Oak Ridge 
Isochronous Cyclotron

Light-ion Driver Accelerator for 
Radioactive Ion Beam Production

ORIC Mission Statement

The primary mission of the Oak Ridge Isochronous Cyclotron (ORIC) is to serve as a driver for the production of radioactive ion beams (R.I.B.s). ORIC provides high intensity proton, deuteron, and alpha particle beams to a target-ion source assembly that is located on the R.I.B. injector platform. The reaction at the target produces radioactive atoms which are then ionized and accelerated.

The ORIC Concept

The Oak Ridge Isochronous Cyclotron (ORIC) is a variable energy, multiparticle accelerator which was completed in 1962. The isochronous, or azimuthally varying field (AVF), cyclotron concept was first proposed in 1938 by L.H. Thomas. Isochronism refers to the constant orbit frequency of circulating ions obtained by radially increasing the magnetic field to compensate for relativistic increases in ion mass. Since a radially increasing magnetic field defocusses the beam, azimuthal variations in magnetic field are required to focus the beam for circulation without losses and for efficient extraction. ORIC was one of the first isochronous, or AVF, cyclotrons produced.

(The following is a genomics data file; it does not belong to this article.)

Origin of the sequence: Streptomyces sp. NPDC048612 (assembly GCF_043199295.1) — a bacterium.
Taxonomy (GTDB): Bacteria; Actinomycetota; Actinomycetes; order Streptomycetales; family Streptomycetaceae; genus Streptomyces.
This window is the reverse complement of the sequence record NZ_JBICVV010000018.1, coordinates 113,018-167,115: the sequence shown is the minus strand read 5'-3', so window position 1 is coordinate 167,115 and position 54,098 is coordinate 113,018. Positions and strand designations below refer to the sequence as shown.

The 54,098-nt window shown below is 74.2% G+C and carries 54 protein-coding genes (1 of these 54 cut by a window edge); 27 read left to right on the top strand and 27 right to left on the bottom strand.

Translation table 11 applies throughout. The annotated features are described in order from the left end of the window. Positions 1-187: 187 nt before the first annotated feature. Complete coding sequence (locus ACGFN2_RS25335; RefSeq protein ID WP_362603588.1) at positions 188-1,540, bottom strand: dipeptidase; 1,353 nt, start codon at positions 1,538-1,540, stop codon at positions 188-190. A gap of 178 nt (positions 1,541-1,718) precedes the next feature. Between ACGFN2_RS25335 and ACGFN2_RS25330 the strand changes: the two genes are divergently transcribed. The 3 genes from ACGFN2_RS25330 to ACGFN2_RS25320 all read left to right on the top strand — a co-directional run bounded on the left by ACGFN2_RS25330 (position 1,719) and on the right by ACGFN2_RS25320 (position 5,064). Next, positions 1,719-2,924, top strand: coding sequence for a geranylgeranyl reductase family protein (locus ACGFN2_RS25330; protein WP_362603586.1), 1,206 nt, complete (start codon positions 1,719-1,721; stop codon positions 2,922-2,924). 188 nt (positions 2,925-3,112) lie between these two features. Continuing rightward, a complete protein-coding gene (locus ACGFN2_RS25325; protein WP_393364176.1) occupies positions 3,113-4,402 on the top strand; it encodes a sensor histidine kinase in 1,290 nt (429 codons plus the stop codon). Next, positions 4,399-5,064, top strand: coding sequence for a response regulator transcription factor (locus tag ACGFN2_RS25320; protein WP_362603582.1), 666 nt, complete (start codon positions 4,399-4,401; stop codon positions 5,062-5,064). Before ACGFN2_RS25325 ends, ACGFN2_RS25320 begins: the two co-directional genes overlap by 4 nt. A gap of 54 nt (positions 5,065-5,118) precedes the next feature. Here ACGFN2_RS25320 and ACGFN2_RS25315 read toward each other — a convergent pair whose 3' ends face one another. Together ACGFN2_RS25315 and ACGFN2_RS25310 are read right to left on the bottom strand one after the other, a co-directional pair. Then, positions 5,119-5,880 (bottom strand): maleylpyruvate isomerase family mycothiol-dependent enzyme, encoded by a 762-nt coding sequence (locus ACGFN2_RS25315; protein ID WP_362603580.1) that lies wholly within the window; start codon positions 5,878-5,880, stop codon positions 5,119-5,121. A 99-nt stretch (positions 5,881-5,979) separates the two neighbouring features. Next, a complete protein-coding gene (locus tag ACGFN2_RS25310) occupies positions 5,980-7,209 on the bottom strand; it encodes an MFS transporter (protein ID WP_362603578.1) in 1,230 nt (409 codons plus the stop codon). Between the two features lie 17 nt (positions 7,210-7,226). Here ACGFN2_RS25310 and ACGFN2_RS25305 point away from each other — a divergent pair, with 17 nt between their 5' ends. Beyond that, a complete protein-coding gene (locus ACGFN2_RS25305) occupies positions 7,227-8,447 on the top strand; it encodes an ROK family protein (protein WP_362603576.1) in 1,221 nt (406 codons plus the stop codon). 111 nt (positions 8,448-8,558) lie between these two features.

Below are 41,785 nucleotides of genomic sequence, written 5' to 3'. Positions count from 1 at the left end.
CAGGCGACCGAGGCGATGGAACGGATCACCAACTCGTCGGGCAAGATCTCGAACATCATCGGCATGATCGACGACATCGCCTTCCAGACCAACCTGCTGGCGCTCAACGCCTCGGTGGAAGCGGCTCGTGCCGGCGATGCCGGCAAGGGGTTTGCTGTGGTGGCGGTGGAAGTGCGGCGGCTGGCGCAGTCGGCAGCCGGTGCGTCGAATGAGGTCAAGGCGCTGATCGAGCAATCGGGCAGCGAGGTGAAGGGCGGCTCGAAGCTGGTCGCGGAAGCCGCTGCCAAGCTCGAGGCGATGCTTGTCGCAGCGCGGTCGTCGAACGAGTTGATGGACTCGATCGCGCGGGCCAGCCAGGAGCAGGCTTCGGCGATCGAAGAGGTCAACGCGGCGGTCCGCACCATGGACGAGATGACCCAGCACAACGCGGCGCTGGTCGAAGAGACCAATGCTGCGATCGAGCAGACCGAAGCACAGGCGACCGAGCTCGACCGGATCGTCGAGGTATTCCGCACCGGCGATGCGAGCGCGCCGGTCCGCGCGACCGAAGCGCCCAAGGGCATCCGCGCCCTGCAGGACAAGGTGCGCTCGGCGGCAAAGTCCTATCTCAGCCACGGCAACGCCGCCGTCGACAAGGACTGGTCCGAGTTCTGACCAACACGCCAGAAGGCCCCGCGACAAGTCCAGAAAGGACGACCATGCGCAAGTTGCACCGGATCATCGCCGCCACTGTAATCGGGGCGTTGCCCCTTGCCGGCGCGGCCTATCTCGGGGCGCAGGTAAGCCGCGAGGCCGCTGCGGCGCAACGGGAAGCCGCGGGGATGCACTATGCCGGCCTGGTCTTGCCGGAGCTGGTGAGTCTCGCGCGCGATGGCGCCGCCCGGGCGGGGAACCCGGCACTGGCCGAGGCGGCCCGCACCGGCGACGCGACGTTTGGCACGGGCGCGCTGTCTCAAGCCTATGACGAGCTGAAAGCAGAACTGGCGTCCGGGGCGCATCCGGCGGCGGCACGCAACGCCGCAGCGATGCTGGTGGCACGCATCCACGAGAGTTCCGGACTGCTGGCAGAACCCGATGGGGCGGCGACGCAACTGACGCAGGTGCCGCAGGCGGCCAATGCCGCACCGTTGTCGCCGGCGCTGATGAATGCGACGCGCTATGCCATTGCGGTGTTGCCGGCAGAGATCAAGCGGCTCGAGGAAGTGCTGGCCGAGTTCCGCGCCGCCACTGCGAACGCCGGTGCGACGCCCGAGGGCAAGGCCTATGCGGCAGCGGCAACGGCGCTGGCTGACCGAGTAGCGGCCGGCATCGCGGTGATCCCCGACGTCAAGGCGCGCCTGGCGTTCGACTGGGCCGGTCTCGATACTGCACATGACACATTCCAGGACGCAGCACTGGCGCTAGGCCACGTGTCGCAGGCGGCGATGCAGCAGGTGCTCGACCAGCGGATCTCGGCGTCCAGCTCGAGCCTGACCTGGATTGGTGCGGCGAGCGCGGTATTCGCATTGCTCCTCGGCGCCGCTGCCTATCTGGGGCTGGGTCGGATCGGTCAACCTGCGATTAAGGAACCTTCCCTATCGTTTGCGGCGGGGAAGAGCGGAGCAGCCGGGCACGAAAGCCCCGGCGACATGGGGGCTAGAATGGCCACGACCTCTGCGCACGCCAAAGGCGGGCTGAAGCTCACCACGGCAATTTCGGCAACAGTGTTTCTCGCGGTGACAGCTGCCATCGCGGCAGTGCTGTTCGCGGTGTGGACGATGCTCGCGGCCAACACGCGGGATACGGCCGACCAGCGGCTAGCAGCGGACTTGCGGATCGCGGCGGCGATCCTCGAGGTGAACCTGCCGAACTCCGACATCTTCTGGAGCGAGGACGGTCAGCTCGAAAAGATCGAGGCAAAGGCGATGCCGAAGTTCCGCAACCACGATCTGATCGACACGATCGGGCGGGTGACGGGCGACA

Schematic | ORIC Ion Source | Magnet System | RF System | Extraction System | Beam Lines | ORIC Beam Development | Control System

Page updated August 25, 2000 |  Send questions and comments to Alan Tatum